Big Papi is now a Big Fraud

By now, everyone has heard that David Ortiz and Manny Ramirez tested positive for steroids in 2003. It’s hard to describe the level of disappointment from a Red Sox’s perspective. Ortiz wasn’t just a superstar player. He was Big Papi. He was a legend. It’s not that the news is altogether shocking since his numbers were clearly abnormal, but there was always that hope that the huge smile and amazing personality meant that Ortiz’s surge was a result of a change of scenery and not steroids.

Is there a smile more famous than Big Papi’s? Is there a baseball player that is more lovable and more famous? Ortiz was the face of the Red Sox and Red Sox Nation. No matter what you thought of the team, every fan loved Ortiz. Every Yankee fan hated Ortiz. But besides the Yankees’ fans, most opposing fans actually liked Big Papi, because he was just so lovable. And now to see all that fall apart is heartbreaking and gut wrenching. Even if it was true, I never wanted to know about it; never wanted to face the day when I’d read that Papi tested positive. He’s superman. He’s invincible. How can Big Papi have used steroids? How can he have cheated? Continue reading “Big Papi is now a Big Fraud”

Red Sox Offensive Struggles

The Boston Red Sox may be tied for first in the American League East (for now. In ten minutes, they won’t be). They may have scored the fifth most runs in baseball. They may have the best bullpen in baseball. But the Boston Red Sox have a lot of problems.

Actually, let me correct that. They have one BIG problem:

Offense

The team cannot score. It’s the worst offense under GM Theo Epstein’s tenure with Boston and it just keeps getting worse. So far in July, the team is batting .226. Only San Diego and Pittsburgh have been worse in that month. In June, the team batted .260. For a team consistently around the .280 mark around the last few season, .260 is not very good. Let’s dig deeper into individual stats:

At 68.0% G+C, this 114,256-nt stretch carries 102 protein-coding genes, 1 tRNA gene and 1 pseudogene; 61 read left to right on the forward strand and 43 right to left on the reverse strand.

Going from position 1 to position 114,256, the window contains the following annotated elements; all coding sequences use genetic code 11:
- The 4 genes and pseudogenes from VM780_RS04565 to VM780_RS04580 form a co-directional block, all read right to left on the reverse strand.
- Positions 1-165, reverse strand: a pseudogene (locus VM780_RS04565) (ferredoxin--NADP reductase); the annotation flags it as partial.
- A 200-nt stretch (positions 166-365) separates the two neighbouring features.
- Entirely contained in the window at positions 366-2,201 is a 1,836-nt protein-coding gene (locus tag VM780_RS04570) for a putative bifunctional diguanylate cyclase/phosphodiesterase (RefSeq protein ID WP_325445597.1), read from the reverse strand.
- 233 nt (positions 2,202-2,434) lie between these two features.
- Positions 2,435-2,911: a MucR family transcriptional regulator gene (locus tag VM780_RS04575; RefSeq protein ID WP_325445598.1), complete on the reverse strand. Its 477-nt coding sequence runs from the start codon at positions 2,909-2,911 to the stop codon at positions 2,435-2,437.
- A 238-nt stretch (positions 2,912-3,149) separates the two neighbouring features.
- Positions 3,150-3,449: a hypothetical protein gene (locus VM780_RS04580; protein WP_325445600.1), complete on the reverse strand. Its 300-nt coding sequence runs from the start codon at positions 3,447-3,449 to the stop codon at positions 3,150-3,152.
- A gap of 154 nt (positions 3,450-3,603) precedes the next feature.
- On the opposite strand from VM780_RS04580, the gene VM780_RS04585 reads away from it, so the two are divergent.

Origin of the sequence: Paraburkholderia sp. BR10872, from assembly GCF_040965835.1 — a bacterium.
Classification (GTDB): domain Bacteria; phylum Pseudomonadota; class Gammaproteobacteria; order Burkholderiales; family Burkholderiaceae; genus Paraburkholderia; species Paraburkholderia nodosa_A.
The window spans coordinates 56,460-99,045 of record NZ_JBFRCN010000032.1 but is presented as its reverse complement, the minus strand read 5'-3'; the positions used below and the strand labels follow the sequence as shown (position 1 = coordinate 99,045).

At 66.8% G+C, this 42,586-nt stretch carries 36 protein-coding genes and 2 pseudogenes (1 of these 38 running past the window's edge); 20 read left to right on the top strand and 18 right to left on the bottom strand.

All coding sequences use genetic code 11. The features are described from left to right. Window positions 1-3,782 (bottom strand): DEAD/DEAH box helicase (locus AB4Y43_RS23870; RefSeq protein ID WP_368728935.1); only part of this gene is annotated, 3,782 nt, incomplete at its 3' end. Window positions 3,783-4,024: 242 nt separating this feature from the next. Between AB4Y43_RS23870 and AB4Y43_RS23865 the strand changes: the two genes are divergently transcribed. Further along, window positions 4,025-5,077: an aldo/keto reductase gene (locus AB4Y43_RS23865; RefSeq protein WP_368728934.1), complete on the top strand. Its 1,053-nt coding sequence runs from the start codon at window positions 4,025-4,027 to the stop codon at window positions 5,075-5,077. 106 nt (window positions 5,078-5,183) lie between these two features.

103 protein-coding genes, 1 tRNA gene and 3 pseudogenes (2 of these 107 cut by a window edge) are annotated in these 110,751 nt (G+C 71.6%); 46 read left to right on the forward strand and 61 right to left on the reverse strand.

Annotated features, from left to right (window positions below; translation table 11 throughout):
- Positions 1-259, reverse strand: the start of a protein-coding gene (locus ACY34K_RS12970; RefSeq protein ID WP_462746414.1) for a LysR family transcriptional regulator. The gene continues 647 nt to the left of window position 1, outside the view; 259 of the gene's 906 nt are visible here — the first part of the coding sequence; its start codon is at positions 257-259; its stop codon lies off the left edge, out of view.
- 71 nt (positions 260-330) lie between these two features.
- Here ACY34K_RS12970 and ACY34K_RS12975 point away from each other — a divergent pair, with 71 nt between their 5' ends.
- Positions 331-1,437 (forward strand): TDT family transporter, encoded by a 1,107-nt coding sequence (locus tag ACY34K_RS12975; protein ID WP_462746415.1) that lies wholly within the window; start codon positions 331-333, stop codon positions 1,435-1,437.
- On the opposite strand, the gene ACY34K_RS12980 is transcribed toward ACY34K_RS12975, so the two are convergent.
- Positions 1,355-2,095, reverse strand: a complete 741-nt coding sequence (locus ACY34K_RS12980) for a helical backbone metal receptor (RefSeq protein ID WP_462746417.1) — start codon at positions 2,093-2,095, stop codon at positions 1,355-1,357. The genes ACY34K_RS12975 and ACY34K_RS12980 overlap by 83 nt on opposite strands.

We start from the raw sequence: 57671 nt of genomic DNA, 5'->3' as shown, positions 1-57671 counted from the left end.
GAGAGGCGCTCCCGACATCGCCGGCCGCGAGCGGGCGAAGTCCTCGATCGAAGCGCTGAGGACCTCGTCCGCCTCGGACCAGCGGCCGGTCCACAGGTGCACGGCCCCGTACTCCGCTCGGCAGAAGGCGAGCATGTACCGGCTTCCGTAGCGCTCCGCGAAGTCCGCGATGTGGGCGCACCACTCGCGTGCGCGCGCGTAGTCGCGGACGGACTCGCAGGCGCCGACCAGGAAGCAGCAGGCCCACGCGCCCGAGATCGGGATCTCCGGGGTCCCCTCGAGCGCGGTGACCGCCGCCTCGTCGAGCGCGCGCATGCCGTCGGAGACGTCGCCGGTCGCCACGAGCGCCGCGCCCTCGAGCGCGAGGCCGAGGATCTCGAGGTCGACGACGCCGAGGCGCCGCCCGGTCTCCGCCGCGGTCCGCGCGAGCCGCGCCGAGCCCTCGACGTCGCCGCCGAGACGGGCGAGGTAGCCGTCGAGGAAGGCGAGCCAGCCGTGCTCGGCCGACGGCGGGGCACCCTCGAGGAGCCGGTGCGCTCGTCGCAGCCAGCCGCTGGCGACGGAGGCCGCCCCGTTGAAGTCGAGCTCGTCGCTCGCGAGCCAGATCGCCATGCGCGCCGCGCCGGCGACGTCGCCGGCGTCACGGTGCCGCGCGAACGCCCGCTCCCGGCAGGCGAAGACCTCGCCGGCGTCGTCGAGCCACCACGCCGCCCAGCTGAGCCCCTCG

Dustin Pedroia is hitting .367 in July. He’s the only one

Youkilis is at .254. Ellsbury .234. Papi .218. Varitek .216. Jason Bay is hitting .184. Nick Green is at .150. J.D. Drew is at .137. That’s 8 of the 9 offensive players with the other position being platooned between Rocco Baldelli and Mark Kotsay, who are hitting .214 and .211 respectively. Without Pedroia, the team is hitting .207 in July. Continue reading “Red Sox Offensive Struggles”

The 6 Man Rotation: A Good Idea

The Boston Red Sox are in a very interesting situation right now. They have six (well, actually eight) starting pitchers all who should be pitching in the majors. Yet, no staff in baseball uses a six-man rotation; everyone uses five. There is the solution.

Look at the pitchers they have right now:

Josh Beckett – He is 7-3 with a 4.15 ERA and has 81 strikeouts in 82.1 innings. That doesn’t sound great, but then remember that since the beginning of May, he is 5-1 with a 2.52 ERA. Beckett started slowly, but has gone at least six innings in every outing in the last two months and is back to his dominant form.

Jon Lester – Lester is 5-5 with a 4.76 ERA. Like Beckett though, he is finding his form as he given up just 3 runs in his last 22 innings pitched and has a mind-boggling 34 strikeouts during that span.

Tim Wakefield – Maybe the Red Sox most consistent pitcher so far this season, Wakefield is second in the league in with 9 wins and possesses a 4.39 ERA. He’s tied with Beckett for the team-lead with 9 quality starts (tied for 9th in the American League) Continue reading “The 6 Man Rotation: A Good Idea”